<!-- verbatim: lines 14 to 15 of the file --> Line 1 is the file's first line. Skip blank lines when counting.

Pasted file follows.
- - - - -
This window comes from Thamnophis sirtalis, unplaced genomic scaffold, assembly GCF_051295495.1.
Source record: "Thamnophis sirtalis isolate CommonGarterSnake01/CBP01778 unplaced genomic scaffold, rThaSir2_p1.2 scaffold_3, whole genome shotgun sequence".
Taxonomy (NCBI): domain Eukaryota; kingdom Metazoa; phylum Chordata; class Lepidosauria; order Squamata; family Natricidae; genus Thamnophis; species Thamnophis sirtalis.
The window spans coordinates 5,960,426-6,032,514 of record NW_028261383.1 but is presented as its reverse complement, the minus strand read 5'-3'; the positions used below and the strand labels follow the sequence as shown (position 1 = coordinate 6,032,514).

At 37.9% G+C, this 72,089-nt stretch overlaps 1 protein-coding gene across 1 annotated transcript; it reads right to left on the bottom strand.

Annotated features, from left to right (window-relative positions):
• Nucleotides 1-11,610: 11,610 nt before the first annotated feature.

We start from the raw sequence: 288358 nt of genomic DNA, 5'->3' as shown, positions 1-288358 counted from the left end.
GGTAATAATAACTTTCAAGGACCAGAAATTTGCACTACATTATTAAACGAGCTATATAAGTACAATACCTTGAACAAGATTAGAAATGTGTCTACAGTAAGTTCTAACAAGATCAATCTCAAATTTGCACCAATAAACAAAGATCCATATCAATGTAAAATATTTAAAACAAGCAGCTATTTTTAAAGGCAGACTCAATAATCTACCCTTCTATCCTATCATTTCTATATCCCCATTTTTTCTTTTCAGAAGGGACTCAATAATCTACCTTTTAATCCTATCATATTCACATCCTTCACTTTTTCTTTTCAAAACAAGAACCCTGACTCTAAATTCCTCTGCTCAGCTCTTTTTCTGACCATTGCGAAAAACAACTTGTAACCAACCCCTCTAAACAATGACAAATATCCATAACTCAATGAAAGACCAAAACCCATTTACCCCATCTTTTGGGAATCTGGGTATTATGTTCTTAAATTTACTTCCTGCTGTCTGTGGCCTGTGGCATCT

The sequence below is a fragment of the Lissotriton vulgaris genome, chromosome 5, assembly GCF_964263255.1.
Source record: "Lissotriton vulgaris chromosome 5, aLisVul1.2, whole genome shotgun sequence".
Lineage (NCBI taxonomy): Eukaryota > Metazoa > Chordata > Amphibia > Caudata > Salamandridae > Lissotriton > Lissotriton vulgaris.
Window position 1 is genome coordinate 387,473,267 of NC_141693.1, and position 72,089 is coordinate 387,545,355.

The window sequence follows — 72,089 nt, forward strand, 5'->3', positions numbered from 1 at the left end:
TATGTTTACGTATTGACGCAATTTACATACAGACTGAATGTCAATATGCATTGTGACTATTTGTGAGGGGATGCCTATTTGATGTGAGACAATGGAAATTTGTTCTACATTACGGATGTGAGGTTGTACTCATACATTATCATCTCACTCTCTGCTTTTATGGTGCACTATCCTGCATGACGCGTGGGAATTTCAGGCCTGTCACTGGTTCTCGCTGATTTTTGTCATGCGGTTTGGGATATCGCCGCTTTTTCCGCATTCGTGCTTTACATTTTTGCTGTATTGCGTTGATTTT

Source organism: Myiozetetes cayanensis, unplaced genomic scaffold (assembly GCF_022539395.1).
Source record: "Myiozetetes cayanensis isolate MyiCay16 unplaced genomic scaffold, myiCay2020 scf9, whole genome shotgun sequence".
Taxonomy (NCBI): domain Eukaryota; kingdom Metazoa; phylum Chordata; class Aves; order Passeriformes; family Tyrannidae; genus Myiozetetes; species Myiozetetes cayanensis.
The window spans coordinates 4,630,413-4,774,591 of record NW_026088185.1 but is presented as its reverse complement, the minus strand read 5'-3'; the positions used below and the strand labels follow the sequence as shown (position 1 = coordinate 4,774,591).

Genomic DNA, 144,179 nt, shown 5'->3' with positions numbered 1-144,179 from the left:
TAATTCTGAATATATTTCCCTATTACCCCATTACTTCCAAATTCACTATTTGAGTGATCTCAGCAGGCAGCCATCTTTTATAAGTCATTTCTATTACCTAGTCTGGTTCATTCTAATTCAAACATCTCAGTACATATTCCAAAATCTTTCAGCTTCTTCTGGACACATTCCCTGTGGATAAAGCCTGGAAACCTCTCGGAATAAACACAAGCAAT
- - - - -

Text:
The window sequence follows — 72,089 nt, forward strand, 5'->3', positions numbered from 1 at the left end:
TATGTTTACGTATTGACGCAATTTACATACAGACTGAATGTCAATATGCATTGTGACTATTTGTGAGGGGATGCCTATTTGATGTGAGACAATGGAAATTTGTTCTACATTACGGATGTGAGGTTGTACTCATACATTATCATCTCACTCTCTGCTTTTATGGTGCACTATCCTGCATGACGCGTGGGAATTTCAGGCCTGTCACTGGTTCTCGCTGATTTTTGTCATGCGGTTTGGGATATCGCCGCTTTTTCCGCATTCGTGCTTTACATTTTTGCTGTATTGCGTTGATTTT